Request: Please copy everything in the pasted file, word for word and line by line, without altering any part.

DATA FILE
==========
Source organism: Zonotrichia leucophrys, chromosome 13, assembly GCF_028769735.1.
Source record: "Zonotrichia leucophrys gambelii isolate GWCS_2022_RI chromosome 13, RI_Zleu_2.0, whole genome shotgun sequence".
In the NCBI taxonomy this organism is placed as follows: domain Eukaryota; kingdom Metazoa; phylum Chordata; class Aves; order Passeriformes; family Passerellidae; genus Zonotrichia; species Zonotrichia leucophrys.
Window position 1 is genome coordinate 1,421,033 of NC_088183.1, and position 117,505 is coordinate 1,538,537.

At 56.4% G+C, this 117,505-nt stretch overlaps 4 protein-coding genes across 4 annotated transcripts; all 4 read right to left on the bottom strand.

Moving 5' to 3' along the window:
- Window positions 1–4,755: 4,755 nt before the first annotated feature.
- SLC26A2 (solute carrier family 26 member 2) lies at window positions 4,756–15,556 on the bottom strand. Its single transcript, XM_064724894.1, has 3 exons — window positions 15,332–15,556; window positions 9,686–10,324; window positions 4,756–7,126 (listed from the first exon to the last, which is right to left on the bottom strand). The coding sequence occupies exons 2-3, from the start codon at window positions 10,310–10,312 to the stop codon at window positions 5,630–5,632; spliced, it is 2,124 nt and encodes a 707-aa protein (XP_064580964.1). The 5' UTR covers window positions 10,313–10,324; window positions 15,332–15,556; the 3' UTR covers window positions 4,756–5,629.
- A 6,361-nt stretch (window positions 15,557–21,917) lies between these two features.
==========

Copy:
Source organism: Zonotrichia leucophrys, chromosome 13, assembly GCF_028769735.1.
Source record: "Zonotrichia leucophrys gambelii isolate GWCS_2022_RI chromosome 13, RI_Zleu_2.0, whole genome shotgun sequence".
In the NCBI taxonomy this organism is placed as follows: domain Eukaryota; kingdom Metazoa; phylum Chordata; class Aves; order Passeriformes; family Passerellidae; genus Zonotrichia; species Zonotrichia leucophrys.
Window position 1 is genome coordinate 1,421,033 of NC_088183.1, and position 117,505 is coordinate 1,538,537.

At 56.4% G+C, this 117,505-nt stretch overlaps 4 protein-coding genes across 4 annotated transcripts; all 4 read right to left on the bottom strand.

Moving 5' to 3' along the window:
- Window positions 1–4,755: 4,755 nt before the first annotated feature.
- SLC26A2 (solute carrier family 26 member 2) lies at window positions 4,756–15,556 on the bottom strand. Its single transcript, XM_064724894.1, has 3 exons — window positions 15,332–15,556; window positions 9,686–10,324; window positions 4,756–7,126 (listed from the first exon to the last, which is right to left on the bottom strand). The coding sequence occupies exons 2-3, from the start codon at window positions 10,310–10,312 to the stop codon at window positions 5,630–5,632; spliced, it is 2,124 nt and encodes a 707-aa protein (XP_064580964.1). The 5' UTR covers window positions 10,313–10,324; window positions 15,332–15,556; the 3' UTR covers window positions 4,756–5,629.
- A 6,361-nt stretch (window positions 15,557–21,917) lies between these two features.